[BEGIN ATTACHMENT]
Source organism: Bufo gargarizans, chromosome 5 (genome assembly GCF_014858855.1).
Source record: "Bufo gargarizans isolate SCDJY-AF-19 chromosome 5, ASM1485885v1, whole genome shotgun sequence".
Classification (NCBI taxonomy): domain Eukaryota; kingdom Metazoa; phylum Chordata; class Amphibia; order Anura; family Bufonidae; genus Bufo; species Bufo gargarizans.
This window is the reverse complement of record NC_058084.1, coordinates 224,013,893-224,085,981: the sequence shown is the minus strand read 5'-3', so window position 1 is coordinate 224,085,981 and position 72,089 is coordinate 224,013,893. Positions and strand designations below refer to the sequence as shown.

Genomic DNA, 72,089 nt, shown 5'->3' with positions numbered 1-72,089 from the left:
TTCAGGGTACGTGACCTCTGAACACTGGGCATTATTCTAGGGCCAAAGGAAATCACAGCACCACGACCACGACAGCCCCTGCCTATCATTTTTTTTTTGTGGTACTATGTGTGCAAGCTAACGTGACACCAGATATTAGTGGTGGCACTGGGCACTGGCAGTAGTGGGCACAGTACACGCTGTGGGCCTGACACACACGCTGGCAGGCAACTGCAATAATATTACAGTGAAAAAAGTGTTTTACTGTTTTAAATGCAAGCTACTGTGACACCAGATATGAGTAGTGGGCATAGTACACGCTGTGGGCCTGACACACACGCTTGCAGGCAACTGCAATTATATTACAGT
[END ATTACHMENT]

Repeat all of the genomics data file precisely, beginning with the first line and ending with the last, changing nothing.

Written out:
Source organism: Bufo gargarizans, chromosome 5 (genome assembly GCF_014858855.1).
Source record: "Bufo gargarizans isolate SCDJY-AF-19 chromosome 5, ASM1485885v1, whole genome shotgun sequence".
Classification (NCBI taxonomy): domain Eukaryota; kingdom Metazoa; phylum Chordata; class Amphibia; order Anura; family Bufonidae; genus Bufo; species Bufo gargarizans.
This window is the reverse complement of record NC_058084.1, coordinates 224,013,893-224,085,981: the sequence shown is the minus strand read 5'-3', so window position 1 is coordinate 224,085,981 and position 72,089 is coordinate 224,013,893. Positions and strand designations below refer to the sequence as shown.

Genomic DNA, 72,089 nt, shown 5'->3' with positions numbered 1-72,089 from the left:
TTCAGGGTACGTGACCTCTGAACACTGGGCATTATTCTAGGGCCAAAGGAAATCACAGCACCACGACCACGACAGCCCCTGCCTATCATTTTTTTTTTGTGGTACTATGTGTGCAAGCTAACGTGACACCAGATATTAGTGGTGGCACTGGGCACTGGCAGTAGTGGGCACAGTACACGCTGTGGGCCTGACACACACGCTGGCAGGCAACTGCAATAATATTACAGTGAAAAAAGTGTTTTACTGTTTTAAATGCAAGCTACTGTGACACCAGATATGAGTAGTGGGCATAGTACACGCTGTGGGCCTGACACACACGCTTGCAGGCAACTGCAATTATATTACAGT